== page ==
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DI V AS ANR Safe Highways of the Future, 12-13-14 February 2008, Brussels, Belgium, Improving the Credibility of, and Compliance with, Speed Limits: a.

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Presentation on theme: "DI V AS ANR Safe Highways of the Future, 12-13-14 February 2008, Brussels, Belgium, Improving the Credibility of, and Compliance with, Speed Limits: a."— Presentation transcript:

1 DI V AS ANR Safe Highways of the Future, February 2008, Brussels, Belgium, Improving the Credibility of, and Compliance with, Speed Limits: a Real-World Approach N. Hautière 1, P. Charbonnier 2, E. Dumont 1, S. Glaser 1, E. Violette 3 DI V AS ANR 1 LCPC, Paris 2 LRPC de Strasbourg, ERA 27, Strasbourg 3 CETE Normandie-Centre, ERA 34, Rouen

2 DI V AS ANR Safe Highways of the Future, February 2008, Brussels, Belgium, 2 Presentation Outline  Introduction  Rough points  Our position  Speed limits computation: state of the art  How to improve drivers’ compliance with speed limits?  Process  Examples  On-board solution: ARCOS  Roadside solution: SARI  Cooperative solution: DIVAS  Perspectives

3 DI V AS ANR Safe Highways of the Future, February 2008, Brussels, Belgium, 3 Introduction  Fact There is a strong link between accidentology and speed.  Problem Permanent speed limits (signs) do not help road users to adapt their speed in case of transient difficulties - Meteorology: rain, fog, wet road, ice on the road - Traffic, road works, lack of maintenance…  Solution Adaptive and customized speed limits. 110 light rain 90 strong rain

4 DI V AS ANR Safe Highways of the Future, February 2008, Brussels, Belgium, 4 Introduction: Rough Spots (at least in France)  The duality of speed limits  Speed limits have different functions, e.g.: to ensure homogeneous behaviours,to ensure homogeneous behaviours, to ensure coherence with road related risks.to ensure coherence with road related risks.  To comply with speed limits, road users must be aware that speed limits are related to the risk and not only to speed enforcement.  Problem: do we communicate on the speed or on the risk?  Compliance  Prior to the introduction of automatic speed enforcement, speed limits were designed knowing that they would not be respected.  Today, posted speed limits are no longer suitable because they are complied with.  Liability  Legal issues are problematic for adaptive speed limits.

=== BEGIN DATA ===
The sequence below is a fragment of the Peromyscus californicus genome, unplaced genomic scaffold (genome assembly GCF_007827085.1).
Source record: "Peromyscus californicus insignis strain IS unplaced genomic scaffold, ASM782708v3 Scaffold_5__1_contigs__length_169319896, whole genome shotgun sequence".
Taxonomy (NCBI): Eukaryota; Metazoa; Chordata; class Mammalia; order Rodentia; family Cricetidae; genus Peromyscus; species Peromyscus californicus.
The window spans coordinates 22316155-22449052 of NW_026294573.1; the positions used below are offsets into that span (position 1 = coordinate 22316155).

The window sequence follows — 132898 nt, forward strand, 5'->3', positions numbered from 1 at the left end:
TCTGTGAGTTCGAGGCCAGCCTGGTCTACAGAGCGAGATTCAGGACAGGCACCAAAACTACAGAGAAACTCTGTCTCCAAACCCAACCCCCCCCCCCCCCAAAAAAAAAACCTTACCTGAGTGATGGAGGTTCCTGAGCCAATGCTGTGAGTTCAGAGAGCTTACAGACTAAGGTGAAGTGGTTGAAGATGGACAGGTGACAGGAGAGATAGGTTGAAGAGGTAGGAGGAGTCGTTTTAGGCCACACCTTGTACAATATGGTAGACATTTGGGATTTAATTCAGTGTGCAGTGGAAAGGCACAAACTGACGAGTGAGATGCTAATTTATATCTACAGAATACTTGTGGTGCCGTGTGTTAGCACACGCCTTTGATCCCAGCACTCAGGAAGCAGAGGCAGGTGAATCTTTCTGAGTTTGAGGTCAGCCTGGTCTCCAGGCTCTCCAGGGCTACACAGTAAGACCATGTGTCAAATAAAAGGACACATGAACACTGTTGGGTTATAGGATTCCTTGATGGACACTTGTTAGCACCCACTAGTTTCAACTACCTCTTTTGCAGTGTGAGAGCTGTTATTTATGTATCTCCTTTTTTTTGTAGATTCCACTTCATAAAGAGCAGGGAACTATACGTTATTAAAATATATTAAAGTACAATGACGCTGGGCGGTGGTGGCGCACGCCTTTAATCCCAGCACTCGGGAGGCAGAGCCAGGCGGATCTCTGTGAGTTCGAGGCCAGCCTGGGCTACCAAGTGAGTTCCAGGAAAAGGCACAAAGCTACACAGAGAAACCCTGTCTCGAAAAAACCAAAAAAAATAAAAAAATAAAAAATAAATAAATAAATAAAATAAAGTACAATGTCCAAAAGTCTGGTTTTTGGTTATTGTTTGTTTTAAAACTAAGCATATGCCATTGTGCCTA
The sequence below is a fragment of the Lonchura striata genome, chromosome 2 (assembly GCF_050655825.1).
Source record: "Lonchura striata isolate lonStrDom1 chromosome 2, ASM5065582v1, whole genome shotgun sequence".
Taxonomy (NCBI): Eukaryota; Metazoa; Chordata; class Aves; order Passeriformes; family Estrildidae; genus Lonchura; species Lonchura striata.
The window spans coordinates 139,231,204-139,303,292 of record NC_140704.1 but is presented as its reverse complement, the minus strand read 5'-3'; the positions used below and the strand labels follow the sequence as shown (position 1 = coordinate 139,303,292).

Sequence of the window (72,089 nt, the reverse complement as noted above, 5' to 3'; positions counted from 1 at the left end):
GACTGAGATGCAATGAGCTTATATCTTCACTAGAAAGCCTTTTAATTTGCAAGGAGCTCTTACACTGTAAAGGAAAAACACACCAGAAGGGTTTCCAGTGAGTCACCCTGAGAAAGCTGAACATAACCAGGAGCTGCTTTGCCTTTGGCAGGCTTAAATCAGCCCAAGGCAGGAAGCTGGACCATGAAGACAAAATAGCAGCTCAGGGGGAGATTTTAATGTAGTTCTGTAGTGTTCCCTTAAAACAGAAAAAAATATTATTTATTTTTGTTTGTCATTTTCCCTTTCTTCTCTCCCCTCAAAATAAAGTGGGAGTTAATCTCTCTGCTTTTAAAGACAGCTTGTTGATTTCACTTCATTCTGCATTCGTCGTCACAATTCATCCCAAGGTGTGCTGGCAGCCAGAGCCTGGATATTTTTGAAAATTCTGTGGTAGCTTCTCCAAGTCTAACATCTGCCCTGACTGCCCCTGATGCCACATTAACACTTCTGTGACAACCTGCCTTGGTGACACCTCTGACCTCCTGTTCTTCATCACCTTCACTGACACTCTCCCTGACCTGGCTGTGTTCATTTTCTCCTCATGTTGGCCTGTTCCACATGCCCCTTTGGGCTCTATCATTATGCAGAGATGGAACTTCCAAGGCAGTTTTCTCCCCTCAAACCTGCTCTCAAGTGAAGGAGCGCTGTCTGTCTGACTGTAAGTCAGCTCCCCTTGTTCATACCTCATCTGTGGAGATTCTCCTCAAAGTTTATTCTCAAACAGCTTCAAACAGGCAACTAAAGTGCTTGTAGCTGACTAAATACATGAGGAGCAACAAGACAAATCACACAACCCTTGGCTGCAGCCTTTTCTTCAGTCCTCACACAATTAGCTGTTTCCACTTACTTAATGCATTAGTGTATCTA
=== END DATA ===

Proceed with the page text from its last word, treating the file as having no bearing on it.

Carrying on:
5 DI V AS ANR Safe Highways of the Future, February 2008, Brussels, Belgium, 5 Introduction: Our Position  We focus on the scientific aspect of the problem.  We seek to compute credible safe* speed limits. (*) i.e. risk-related  We consider isolated vehicles, only interacting with the infrastructure.

6 DI V AS ANR Safe Highways of the Future, February 2008, Brussels, Belgium, 6 Speed Limits Computation: State of the Art  Empirical approach   Actual speeds are measured in nominal conditions  all the parameters are integrated    Problem: only applies in nominal conditions  not adaptive  not credible  Computational approach   Based on physical models for specific situations  many parameters are omitted: driver, car, visibility...    Problem: not customized  needs to be pessimistic  not credible

7 DI V AS ANR Safe Highways of the Future, February 2008, Brussels, Belgium, 7 How to Improve Drivers’ Compliance with Speed Limits?  Hypothesis Credible speed limits are better complied with.  Question How to make speed limits credible?  Answer By making them adaptive and customized.

8 DI V AS ANR Safe Highways of the Future, February 2008, Brussels, Belgium, 8 Process  Combine empirical and computational approaches Usual approach: Our approach: with SL = Speed Limit MSL = Mandatory Speed Limit NSL = Nominal Speed Limit  empirical model f(p i ) = speed decrement needed to maintain nominal risk level p i = transient risk factor  computational approach

9 DI V AS ANR Safe Highways of the Future, February 2008, Brussels, Belgium, 9 Examples On-board solution  We make it customized (on-board = more credible),  ARCOS Project First use of risk functions  Example: the SAVV (speed warning in curves)  Website: Source: ARCOS Project